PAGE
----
Whatever holidays you may be celebrating this season, odds are that there will be some gifts and decorations involved! During this high-consumption time of the year, is it also possible to be eco-conscious and give Mother Nature a little gift of her own? Why don’t you join the Homewood campus, already wired with LED holiday lights, and celebrate sustainably? The News-Letter caught up with Jon Smeton, the Students for Environmental Action Membership Outreach Chair, and Ashley Pennington, the freshmen ECO-Reps advisor and Hopkins Office of Sustainability Outreach Coordinator, via email to ask about their shopping tips and tricks for this holiday season, as well as some goals for the campus.
The News-Letter: How does sustainability play a role in your holiday preparations? Do you think it’s important to consider sustainable products at this time of the year? If so, why?
Ashley Pennington (AP): Naturally, I think it’s important to consider... choosing more sustainable products — essentially voting with your dollar — any time of the year, but the holidays present a unique opportunity to engage this part of the sustainability conversation, because they’re so consumption intensive. Whether it’s food, products or travel, it goes without saying that people spend more, buy more and consume more around the holidays.
Jon Smeton (JS): Yes. Climate change, environmental degradation, deforestation, species extinction, and all other environmental issues don’t go on holiday when we do. This is a time to celebrate how fortunate we are, and that includes how fortunate we are to live on this planet. No matter the holiday, there is an impact in the decisions we make to celebrate them, so we should be conscious of the choices we make in this and any season.
N-L: Are there any specific products that you recommend? Why do you support them?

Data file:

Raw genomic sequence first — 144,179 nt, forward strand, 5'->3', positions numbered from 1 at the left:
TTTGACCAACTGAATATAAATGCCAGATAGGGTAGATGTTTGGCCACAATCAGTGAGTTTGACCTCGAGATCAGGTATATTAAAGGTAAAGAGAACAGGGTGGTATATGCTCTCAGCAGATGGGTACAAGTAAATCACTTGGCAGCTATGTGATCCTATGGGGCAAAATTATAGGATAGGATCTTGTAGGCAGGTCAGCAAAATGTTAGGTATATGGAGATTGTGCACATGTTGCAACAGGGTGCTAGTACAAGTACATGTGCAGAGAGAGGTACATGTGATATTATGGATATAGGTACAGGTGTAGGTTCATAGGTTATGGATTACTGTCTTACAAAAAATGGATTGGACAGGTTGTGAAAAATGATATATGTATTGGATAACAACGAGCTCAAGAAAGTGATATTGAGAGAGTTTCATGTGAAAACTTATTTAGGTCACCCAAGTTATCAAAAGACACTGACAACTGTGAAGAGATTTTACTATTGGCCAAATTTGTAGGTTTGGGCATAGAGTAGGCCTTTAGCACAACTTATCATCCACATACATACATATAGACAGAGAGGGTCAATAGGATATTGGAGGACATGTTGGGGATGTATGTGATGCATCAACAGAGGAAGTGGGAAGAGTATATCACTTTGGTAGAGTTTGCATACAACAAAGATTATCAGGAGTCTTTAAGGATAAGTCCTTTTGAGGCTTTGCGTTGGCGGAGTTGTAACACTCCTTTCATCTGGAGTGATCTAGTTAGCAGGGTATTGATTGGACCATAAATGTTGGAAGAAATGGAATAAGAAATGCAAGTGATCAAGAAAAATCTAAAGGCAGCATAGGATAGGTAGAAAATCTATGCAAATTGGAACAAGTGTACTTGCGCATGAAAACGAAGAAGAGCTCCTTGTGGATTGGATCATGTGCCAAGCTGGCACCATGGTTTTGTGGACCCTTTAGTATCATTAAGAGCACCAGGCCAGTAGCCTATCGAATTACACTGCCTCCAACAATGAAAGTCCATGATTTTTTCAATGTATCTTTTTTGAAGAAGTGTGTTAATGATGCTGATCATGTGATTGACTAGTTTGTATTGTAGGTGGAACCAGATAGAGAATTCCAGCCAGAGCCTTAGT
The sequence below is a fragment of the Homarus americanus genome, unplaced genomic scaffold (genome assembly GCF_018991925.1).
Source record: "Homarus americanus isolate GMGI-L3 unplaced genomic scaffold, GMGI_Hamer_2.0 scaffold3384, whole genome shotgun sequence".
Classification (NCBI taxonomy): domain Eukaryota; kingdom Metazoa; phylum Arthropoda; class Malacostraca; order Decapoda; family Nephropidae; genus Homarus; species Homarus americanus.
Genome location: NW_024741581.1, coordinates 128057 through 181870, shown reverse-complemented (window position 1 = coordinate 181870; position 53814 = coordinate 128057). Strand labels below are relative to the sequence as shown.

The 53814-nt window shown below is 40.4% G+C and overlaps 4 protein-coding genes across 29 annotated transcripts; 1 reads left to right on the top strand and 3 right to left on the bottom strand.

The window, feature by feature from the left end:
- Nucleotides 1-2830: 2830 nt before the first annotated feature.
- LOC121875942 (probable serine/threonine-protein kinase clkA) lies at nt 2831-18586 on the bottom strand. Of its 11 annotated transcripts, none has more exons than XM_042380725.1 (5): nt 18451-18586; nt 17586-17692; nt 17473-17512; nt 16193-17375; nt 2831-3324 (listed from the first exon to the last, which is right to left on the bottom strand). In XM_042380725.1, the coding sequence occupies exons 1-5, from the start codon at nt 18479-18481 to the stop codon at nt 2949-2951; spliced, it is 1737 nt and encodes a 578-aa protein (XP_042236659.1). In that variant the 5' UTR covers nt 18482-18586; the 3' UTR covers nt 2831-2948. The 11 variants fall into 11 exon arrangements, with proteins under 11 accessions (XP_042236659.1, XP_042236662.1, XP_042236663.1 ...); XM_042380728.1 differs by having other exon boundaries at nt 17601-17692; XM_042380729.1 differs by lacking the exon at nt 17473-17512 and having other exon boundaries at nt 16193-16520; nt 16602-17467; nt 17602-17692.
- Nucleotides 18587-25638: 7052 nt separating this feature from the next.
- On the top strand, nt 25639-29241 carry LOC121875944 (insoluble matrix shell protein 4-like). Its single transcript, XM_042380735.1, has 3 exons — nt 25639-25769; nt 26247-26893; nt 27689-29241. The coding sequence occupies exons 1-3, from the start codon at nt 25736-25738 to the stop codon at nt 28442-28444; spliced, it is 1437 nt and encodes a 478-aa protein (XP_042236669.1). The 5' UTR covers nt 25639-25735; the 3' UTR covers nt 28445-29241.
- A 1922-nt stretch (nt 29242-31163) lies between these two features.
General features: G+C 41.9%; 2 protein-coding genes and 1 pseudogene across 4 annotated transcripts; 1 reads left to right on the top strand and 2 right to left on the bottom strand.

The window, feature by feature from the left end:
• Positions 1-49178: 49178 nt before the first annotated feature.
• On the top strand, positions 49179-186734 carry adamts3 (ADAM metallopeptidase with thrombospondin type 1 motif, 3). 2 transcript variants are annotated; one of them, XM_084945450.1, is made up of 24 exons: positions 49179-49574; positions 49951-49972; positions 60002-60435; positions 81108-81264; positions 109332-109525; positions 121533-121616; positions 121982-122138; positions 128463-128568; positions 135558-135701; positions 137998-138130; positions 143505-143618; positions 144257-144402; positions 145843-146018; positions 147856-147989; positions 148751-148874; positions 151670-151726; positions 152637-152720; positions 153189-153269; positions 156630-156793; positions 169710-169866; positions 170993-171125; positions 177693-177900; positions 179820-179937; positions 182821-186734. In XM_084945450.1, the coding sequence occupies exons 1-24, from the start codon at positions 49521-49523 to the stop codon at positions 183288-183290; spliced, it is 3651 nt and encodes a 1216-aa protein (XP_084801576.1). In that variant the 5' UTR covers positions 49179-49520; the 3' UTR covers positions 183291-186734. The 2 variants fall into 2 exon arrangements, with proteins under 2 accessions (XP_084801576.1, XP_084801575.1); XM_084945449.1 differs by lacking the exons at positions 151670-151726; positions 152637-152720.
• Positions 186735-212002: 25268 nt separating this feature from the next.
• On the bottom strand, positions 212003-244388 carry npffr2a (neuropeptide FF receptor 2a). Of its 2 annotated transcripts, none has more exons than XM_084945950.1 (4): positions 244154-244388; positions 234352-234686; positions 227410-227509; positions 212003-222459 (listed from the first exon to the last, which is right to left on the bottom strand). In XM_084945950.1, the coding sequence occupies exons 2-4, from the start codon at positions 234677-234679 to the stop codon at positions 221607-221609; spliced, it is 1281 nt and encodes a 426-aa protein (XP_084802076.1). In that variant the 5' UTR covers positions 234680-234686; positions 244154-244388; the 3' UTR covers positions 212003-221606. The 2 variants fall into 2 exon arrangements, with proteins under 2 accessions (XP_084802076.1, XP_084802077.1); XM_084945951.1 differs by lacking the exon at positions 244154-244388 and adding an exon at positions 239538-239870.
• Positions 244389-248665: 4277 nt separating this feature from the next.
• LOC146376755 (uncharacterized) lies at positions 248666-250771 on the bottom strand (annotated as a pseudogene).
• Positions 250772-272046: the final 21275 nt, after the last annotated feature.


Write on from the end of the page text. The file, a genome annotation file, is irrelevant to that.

AP: I continue the same efforts I do throughout the year to go local for food. For gifts, I opt out of wrapping, or get creative (like using napkins or hand towels people can then put to use, reducing waste at the source and through a product that will continue that pattern), and I really try to customize gifts in personal ways that are also practical.
JS: Specific gifts aren’t too important, because no matter what you buy, I can guarantee there is an environmentally-friendly version of that product. Looking for certifications like Energy Star, Fair Trade, USDA Organic, Made of Recycled/Post-Industrial Content, EPEAT is a good way to know someone thought about the Earth when they were making your present.
Another good idea is to go to a craft show and see how people have recycled old products and turned them into amazing presents. This is doubly good because it also supports local economy. Look into where the products you buy come from and choose a supplier that treats its workers and the planet right.
Gifts aren’t the only things that matter, using reusable dishes at your friend and family celebration is a good way to reduce your environmental footprint. Buying gift bags or adopting the German tradition of reusable wrapping paper to hold your presents is also good. Avoiding bottled water when you have a tap water alternative is important as well.
N-L: Are there holiday-related sustainability measures you’d like to see implemented on campus? Suggestions?
AP: I’m not sure about what kind of energy setback program might be in place for buildings on campus when they’re less occupied during the holidays. We did this at my old institution (University of Florida), where buildings that weren’t in use when the campus was closed were essentially shut down.
JS: If people are throwing things away when they leave for the winter, it would be awesome to also have collection bins so their junk can have a second life. Additionally, having clear and campus-wide opportunities for students to volunteer would be great, but this doesn’t have to be sustainability-related.